standard interfaces and controls.

   However, there is no standard interface for different content
   publishers to access in-network storage.  One streaming content
   publisher may need the existing in-network storage to support
   streaming signaling or another such capability, such as transcoding
   capability, bitmap information, intelligent retransmission, etc.,
   while a different content publisher may only need the in-network
   storage to distribute files.  However, it is reasonable that the
   application services are only supported by content publishers'
   original servers and clients, and intelligent data plane transport
   for those content publishers are supported by in-network storage.

   A content publisher also benefits from a standard interface to access
   in-network storage servers provided by different providers.  The
   standard interface must allow content publishers to retain control
   over content placed in their own in-network storage and to grant
   access and resources only to the desired end hosts and peers.

   In the hybrid CDN/P2P scenario, if only the end hosts can store
   content in the in-network storage server, the content must be
   downloaded and then uploaded over the last-mile access link before
   another peer may retrieve it from an in-network storage server.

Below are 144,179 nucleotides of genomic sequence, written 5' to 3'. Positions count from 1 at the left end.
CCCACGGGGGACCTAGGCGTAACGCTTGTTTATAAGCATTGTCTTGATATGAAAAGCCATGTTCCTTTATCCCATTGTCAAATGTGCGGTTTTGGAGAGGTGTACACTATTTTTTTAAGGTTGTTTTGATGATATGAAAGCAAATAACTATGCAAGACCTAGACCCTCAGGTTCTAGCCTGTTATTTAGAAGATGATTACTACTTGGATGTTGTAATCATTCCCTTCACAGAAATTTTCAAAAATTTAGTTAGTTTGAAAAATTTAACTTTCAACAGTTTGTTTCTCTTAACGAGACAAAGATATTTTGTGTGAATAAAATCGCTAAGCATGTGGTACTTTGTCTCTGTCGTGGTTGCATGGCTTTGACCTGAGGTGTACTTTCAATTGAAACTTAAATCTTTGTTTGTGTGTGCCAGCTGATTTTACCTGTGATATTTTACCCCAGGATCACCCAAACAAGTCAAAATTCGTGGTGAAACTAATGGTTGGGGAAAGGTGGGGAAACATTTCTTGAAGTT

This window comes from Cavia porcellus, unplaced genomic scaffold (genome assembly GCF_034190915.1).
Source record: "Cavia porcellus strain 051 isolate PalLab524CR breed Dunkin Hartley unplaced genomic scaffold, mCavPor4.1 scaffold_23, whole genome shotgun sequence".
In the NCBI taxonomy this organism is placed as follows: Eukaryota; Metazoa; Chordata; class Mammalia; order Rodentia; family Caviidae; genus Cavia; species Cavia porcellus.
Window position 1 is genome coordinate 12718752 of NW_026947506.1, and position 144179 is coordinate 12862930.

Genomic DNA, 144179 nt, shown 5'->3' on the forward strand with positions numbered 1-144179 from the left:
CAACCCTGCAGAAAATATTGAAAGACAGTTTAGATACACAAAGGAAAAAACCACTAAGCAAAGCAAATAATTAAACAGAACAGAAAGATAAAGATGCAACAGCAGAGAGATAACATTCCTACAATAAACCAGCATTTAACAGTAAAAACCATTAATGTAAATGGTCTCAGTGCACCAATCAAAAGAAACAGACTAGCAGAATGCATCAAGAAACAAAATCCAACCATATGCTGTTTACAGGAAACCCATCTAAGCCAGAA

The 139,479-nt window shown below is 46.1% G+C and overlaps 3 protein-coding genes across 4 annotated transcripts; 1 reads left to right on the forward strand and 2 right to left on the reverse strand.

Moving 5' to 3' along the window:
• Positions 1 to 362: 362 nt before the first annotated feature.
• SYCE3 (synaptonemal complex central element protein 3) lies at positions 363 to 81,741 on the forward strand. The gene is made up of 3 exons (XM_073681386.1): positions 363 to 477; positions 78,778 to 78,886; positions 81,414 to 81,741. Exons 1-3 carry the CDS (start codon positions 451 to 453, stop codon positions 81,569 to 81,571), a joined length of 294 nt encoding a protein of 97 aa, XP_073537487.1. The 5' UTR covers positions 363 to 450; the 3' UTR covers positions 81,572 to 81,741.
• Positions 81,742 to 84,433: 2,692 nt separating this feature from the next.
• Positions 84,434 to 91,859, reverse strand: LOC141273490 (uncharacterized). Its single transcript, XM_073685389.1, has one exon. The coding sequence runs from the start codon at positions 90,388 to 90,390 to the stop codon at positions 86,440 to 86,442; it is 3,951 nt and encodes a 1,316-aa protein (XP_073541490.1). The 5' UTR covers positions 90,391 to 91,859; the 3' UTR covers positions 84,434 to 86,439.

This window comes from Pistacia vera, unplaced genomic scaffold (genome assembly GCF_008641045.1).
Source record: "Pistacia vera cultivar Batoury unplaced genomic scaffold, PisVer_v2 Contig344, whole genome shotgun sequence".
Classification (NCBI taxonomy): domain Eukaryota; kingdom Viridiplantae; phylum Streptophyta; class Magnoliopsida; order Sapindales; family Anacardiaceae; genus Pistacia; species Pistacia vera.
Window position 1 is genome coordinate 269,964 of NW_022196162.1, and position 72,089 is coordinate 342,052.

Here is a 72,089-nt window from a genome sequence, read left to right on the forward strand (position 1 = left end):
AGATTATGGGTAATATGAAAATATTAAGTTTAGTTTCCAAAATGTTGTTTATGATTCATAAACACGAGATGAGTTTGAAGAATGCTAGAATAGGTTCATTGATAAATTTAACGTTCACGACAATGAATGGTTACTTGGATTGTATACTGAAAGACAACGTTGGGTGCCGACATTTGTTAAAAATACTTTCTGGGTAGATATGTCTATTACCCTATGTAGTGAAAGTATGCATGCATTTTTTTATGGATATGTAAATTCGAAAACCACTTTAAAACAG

Thus, in this deployment scenario, it may be advantageous for a
   content publisher or CDN provider to store content in in-network
   storage servers.

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5.  Security Considerations

   There are several security considerations related to in-network

5.1.  Denial-of-Service Attacks

   An attacker can try to consume a large portion of the in-network
   storage, or exhaust the connections of the in-network storage through
   a denial-of-service (DoS) attack.  Authentication, authorization, and
   accounting mechanisms should be considered in the cross-domain
   environment.  Limitation of access from an administrative domain sets
   up barriers for content distribution.

5.2.  Copyright and Legal Issues

   Copyright and other laws may prevent the distribution of certain
   content in various localities.  In-network storage operators may
   adopt system-wide ingress or egress filters to implement necessary